There's little doubt that Fiat Chrysler's future is ambitious. The multi-national company wants to sell many more cars than it does now, be more profitable, more nimble and more relevant. But when it comes to flashy, halo cars, they're sticking to Hemi power. Electric cars are notably absent from Fiat Chrysler's plans.
Sergio Marchionne's distaste for EVs has been out there for a while, but now there's confirmation that FCA isn't going to really jump on the electrification bandwagon. Which is probably fine from where we are in 2014. But their lack of commitment towards these cars is going to have to change eventually. Maybe when we're talking about the 10th anniversary of the Dodge Circuit EV that never was.
There, buried on page 23 of their powertrain presentation, is FCA's electrification strategy. It's pretty simple to follow:
Basically, the Town & Country plug-in will be the mass-market star of the show. The Fiat 500e, which I recently discovered is practically everywhere in Northern California, is there to please that state's legislators.
And here's the company's official stance:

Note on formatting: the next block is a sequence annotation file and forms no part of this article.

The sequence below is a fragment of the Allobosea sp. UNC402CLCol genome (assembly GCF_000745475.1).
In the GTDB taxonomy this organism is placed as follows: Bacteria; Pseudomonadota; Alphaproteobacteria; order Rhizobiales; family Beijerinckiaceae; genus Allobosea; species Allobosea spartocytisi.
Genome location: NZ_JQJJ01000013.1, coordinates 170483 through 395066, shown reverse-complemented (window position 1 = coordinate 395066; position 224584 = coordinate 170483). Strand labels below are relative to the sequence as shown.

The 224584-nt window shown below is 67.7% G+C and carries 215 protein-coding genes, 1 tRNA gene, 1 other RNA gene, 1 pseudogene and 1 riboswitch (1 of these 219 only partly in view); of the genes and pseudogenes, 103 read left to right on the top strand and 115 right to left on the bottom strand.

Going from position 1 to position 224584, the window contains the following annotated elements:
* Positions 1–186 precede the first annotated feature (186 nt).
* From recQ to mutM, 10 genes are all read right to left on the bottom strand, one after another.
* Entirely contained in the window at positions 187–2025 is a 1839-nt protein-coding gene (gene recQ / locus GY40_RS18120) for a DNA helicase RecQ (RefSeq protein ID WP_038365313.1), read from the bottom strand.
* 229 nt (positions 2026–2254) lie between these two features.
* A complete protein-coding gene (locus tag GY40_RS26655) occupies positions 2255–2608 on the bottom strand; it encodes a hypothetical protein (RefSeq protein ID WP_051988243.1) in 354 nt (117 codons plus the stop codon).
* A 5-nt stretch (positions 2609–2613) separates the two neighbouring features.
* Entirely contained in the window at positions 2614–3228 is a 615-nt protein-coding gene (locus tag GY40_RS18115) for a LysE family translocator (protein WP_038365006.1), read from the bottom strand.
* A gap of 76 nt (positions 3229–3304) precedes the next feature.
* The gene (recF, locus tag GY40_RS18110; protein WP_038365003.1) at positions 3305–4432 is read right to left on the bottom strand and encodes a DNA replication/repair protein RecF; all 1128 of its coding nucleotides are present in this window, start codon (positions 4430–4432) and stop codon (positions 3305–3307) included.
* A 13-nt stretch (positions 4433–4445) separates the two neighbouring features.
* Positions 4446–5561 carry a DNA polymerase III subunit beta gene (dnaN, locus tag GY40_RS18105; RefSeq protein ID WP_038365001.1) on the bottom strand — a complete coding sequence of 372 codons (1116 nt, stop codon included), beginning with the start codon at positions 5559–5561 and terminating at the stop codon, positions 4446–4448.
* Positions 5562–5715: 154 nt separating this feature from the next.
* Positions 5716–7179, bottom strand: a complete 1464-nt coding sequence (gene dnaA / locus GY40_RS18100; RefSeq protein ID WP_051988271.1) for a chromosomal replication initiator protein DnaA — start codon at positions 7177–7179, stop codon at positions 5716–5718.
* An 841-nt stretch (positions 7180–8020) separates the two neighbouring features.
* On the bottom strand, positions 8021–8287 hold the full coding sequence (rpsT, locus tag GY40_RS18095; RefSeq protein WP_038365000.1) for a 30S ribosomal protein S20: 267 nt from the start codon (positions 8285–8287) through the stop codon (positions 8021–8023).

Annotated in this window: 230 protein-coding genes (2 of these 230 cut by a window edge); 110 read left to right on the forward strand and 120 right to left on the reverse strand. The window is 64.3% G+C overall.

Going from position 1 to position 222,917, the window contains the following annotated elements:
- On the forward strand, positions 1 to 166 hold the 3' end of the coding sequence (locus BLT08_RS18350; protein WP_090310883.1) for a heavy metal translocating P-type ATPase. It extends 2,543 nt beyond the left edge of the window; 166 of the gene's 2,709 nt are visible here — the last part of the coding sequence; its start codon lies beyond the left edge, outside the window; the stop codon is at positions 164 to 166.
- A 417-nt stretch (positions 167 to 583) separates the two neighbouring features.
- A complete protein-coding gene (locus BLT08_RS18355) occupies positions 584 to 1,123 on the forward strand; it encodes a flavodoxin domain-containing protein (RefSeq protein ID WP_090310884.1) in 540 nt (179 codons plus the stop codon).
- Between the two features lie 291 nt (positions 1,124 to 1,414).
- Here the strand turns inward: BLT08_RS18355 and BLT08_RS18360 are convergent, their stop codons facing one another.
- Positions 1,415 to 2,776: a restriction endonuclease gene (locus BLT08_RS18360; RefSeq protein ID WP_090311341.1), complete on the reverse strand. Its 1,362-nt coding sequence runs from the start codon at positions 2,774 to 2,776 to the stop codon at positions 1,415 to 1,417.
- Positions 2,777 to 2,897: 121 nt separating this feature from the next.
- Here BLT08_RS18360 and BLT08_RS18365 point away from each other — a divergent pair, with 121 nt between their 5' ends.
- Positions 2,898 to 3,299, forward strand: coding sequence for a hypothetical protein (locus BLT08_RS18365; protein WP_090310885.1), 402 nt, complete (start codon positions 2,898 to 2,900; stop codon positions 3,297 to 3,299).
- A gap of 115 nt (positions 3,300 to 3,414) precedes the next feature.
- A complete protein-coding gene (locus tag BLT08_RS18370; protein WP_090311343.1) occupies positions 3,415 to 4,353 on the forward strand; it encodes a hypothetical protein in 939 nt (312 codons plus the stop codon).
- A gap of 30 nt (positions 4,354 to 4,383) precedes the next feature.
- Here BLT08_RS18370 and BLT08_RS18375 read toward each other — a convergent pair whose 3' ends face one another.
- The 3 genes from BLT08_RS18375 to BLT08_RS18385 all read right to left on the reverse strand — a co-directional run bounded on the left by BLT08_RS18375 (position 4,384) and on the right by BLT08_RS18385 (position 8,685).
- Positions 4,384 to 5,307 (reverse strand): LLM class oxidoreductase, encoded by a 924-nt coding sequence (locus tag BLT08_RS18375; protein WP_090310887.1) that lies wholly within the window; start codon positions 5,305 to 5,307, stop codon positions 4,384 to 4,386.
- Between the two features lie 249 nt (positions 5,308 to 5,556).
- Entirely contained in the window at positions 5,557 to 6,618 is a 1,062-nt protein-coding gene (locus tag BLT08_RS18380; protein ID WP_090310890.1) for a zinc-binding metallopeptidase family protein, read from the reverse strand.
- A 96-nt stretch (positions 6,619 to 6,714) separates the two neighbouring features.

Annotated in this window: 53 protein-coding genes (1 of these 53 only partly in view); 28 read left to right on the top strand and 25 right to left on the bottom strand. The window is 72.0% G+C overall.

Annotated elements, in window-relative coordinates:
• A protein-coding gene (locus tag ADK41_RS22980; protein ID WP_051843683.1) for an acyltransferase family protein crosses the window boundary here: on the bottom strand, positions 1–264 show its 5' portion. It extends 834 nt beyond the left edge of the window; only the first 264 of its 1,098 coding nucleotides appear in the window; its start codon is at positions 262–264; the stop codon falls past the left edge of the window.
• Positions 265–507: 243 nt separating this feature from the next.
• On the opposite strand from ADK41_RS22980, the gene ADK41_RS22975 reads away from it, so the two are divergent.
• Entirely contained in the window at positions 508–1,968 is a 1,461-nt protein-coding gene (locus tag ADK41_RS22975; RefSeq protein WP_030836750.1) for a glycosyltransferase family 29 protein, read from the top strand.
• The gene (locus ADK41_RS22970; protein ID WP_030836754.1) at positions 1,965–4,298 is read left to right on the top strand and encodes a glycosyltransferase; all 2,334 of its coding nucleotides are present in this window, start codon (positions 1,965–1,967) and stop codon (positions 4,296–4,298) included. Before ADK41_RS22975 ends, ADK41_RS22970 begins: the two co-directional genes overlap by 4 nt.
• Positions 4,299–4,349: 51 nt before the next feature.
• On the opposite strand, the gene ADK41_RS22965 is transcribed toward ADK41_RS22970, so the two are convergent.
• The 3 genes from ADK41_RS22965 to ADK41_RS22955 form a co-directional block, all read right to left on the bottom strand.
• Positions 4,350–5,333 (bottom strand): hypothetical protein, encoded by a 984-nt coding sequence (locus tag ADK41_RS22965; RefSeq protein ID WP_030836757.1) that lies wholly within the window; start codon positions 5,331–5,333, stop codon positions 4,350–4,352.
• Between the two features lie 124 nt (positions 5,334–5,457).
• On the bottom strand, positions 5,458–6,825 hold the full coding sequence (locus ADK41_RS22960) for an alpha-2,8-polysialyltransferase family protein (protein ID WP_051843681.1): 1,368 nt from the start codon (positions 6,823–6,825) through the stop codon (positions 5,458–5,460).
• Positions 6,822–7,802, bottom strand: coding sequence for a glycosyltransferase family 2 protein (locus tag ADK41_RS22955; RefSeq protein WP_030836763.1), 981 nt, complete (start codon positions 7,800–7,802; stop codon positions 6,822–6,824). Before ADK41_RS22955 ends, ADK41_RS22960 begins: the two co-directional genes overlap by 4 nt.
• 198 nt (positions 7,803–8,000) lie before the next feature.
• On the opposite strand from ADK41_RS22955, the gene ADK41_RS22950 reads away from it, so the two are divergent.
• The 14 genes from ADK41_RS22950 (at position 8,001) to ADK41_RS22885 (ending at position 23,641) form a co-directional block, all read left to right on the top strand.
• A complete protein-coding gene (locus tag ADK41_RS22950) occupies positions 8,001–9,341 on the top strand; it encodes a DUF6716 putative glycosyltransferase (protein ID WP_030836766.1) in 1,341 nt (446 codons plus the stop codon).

Electrification has been over-blown by the media. With the exception of a relatively small group of early adopters, the market continues to be primarily driven by regulatory requirements.
Fiat Chrysler isn't alone in lying relatively low on the whole EV issue. Ford doesn't appear to be going Nissan Leaf-chasing. But then they also have a relatively successful lineup of hybrids and plug-ins. FCA doesn't have that yet.
The "overblown" comment seems more directed at Tesla and perhaps the Chevy Volt, both of which have received an enormous amount of attention. But tone sounds behind the times, and actually out of step with an increasing amount of customers.
Just last week, I visited with some relatives whose current fleet of cars includes a Honda Odyssey, Chevy Suburban and BMW Z3 – all about 15 years old. After several questions like, "What do you think about the Volt?" and "What electric car would you buy?" I gathered their next new car purchase isn't going to be a normal gas engine. People keep cars for much longer than they used to. They want their cars to be as relevant for as long as possible, too. And if they're not enamored with manual transmissions and turbo boost, plug-ins and other electrics will continue to generate interest.
Fiat Chrysler is really banking on small gasoline engines to make it more competitive in the fuel efficiency race. That's a smart move, and it's worked for other automakers. And right now they have a pressing need to boost the economy of volume sellers.
But I hope the tone is a more open to discussing powertrains that aren't gas engines the next time they do a five-year plan.
Photos: Getty Images, Fiat Chrysler